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    Texas wholesale electricity prices could rise under a new decision by the state's Public Utility Commission, according to The Statesman.

    The move would not directly impact the electricity rates most residents are paying, but rather would raise the prices electricity providers pay during peak hours. The decision was made to increase the minimum price allowed for electricity generated at peak consumption hours because of complaints that power plants that run only during these times often prove unprofitable.

    The goal of the price increase is to provide a greater incentive for companies to invest in new generation capacity, as there are growing concerns that Texas could see power shortages as soon as 2014. Though the decision might raise costs for some consumers, the hope is that electricity services will prove cheaper and more reliable in the long-term.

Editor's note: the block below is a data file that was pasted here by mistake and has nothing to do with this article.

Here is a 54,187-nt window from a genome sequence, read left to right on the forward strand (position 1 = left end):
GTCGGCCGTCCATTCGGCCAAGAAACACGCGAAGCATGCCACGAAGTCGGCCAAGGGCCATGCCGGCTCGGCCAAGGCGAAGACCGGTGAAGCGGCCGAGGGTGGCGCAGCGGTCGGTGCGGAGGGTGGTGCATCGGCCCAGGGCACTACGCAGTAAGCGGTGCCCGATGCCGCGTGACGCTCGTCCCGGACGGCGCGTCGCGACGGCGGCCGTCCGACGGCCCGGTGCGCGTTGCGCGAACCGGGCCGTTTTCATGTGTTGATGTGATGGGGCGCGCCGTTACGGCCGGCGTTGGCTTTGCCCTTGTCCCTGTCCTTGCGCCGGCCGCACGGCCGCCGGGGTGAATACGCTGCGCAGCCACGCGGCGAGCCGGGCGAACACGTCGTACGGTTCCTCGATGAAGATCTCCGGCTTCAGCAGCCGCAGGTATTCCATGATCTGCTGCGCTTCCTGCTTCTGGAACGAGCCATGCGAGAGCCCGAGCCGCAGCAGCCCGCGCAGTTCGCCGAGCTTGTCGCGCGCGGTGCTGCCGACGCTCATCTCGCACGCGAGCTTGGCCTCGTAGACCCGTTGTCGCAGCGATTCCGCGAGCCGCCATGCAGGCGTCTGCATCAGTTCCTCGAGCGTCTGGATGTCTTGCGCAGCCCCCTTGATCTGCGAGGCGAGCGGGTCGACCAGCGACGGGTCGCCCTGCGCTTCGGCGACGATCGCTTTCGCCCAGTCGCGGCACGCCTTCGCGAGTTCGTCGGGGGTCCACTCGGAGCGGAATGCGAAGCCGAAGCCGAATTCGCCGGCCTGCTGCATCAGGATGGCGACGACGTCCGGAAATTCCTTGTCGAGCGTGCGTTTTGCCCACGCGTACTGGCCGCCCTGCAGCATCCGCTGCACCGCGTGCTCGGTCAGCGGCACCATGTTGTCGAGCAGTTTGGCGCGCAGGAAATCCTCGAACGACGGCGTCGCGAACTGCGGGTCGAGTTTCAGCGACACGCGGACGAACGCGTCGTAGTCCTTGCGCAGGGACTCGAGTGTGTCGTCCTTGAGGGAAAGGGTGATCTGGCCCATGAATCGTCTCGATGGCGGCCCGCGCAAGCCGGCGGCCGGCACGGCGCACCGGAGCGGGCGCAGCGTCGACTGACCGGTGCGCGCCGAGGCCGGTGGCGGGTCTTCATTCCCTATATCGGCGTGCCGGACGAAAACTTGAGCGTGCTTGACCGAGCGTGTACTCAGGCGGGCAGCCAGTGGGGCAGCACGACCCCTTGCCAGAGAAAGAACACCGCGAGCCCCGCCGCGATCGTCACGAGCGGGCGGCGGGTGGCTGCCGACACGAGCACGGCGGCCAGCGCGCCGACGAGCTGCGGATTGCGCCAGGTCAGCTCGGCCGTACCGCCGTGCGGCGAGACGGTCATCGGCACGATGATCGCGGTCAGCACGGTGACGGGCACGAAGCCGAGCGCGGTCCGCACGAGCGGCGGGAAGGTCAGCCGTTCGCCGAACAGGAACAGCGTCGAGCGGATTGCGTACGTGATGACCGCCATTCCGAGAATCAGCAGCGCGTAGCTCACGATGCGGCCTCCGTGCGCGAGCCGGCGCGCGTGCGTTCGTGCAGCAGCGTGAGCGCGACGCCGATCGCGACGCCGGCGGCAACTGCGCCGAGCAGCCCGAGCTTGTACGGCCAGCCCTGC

Some members of the commission opposed the move on the basis of costs, preference for other tactics to increase generating capacity or fear that the price minimums could undermine the state's electricity deregulation system.

    "These proposals would artificially inflate some wholesale energy costs in a very dramatic fashion," Randy Moravec, executive director of the Texas Coalition for Affordable Power, told the Statesman. "The creation of such artificial price supports violates the principles of the competitive market and may ultimately harm consumers."

    Through July of this year, the U.S. Energy Information Administration reports that Texas paid 11.3 cents per kilowatt-hour for residential electricity, slightly below the national average.